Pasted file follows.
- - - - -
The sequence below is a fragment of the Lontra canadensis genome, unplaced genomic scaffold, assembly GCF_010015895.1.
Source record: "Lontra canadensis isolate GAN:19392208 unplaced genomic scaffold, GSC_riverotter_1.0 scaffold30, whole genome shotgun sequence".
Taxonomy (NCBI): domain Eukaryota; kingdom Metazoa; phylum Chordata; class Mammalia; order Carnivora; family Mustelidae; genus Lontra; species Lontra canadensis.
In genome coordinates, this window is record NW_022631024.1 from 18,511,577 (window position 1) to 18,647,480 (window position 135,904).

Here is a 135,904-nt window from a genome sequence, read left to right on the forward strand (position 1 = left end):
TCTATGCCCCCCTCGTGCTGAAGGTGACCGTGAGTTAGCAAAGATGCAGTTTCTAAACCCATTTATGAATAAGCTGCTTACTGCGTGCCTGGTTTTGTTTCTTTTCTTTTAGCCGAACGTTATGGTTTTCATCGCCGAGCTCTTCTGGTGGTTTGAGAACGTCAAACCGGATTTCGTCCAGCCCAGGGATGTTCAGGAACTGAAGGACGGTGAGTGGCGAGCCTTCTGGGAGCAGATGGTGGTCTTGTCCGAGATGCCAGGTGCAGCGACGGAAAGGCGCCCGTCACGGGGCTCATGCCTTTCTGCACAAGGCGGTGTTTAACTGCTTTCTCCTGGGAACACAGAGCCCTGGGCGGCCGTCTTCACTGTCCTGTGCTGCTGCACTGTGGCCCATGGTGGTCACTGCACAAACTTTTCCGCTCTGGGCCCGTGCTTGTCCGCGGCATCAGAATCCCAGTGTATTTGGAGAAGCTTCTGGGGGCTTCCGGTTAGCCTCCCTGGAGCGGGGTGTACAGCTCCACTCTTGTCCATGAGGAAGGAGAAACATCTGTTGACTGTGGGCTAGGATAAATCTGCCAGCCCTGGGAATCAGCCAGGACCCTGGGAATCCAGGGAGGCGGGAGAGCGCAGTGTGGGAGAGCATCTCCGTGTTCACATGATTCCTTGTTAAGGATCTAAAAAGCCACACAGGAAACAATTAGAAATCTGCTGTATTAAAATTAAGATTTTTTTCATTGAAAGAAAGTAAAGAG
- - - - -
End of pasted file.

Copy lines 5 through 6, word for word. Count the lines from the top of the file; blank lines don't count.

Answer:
Here is a 135,904-nt window from a genome sequence, read left to right on the forward strand (position 1 = left end):
TCTATGCCCCCCTCGTGCTGAAGGTGACCGTGAGTTAGCAAAGATGCAGTTTCTAAACCCATTTATGAATAAGCTGCTTACTGCGTGCCTGGTTTTGTTTCTTTTCTTTTAGCCGAACGTTATGGTTTTCATCGCCGAGCTCTTCTGGTGGTTTGAGAACGTCAAACCGGATTTCGTCCAGCCCAGGGATGTTCAGGAACTGAAGGACGGTGAGTGGCGAGCCTTCTGGGAGCAGATGGTGGTCTTGTCCGAGATGCCAGGTGCAGCGACGGAAAGGCGCCCGTCACGGGGCTCATGCCTTTCTGCACAAGGCGGTGTTTAACTGCTTTCTCCTGGGAACACAGAGCCCTGGGCGGCCGTCTTCACTGTCCTGTGCTGCTGCACTGTGGCCCATGGTGGTCACTGCACAAACTTTTCCGCTCTGGGCCCGTGCTTGTCCGCGGCATCAGAATCCCAGTGTATTTGGAGAAGCTTCTGGGGGCTTCCGGTTAGCCTCCCTGGAGCGGGGTGTACAGCTCCACTCTTGTCCATGAGGAAGGAGAAACATCTGTTGACTGTGGGCTAGGATAAATCTGCCAGCCCTGGGAATCAGCCAGGACCCTGGGAATCCAGGGAGGCGGGAGAGCGCAGTGTGGGAGAGCATCTCCGTGTTCACATGATTCCTTGTTAAGGATCTAAAAAGCCACACAGGAAACAATTAGAAATCTGCTGTATTAAAATTAAGATTTTTTTCATTGAAAGAAAGTAAAGAG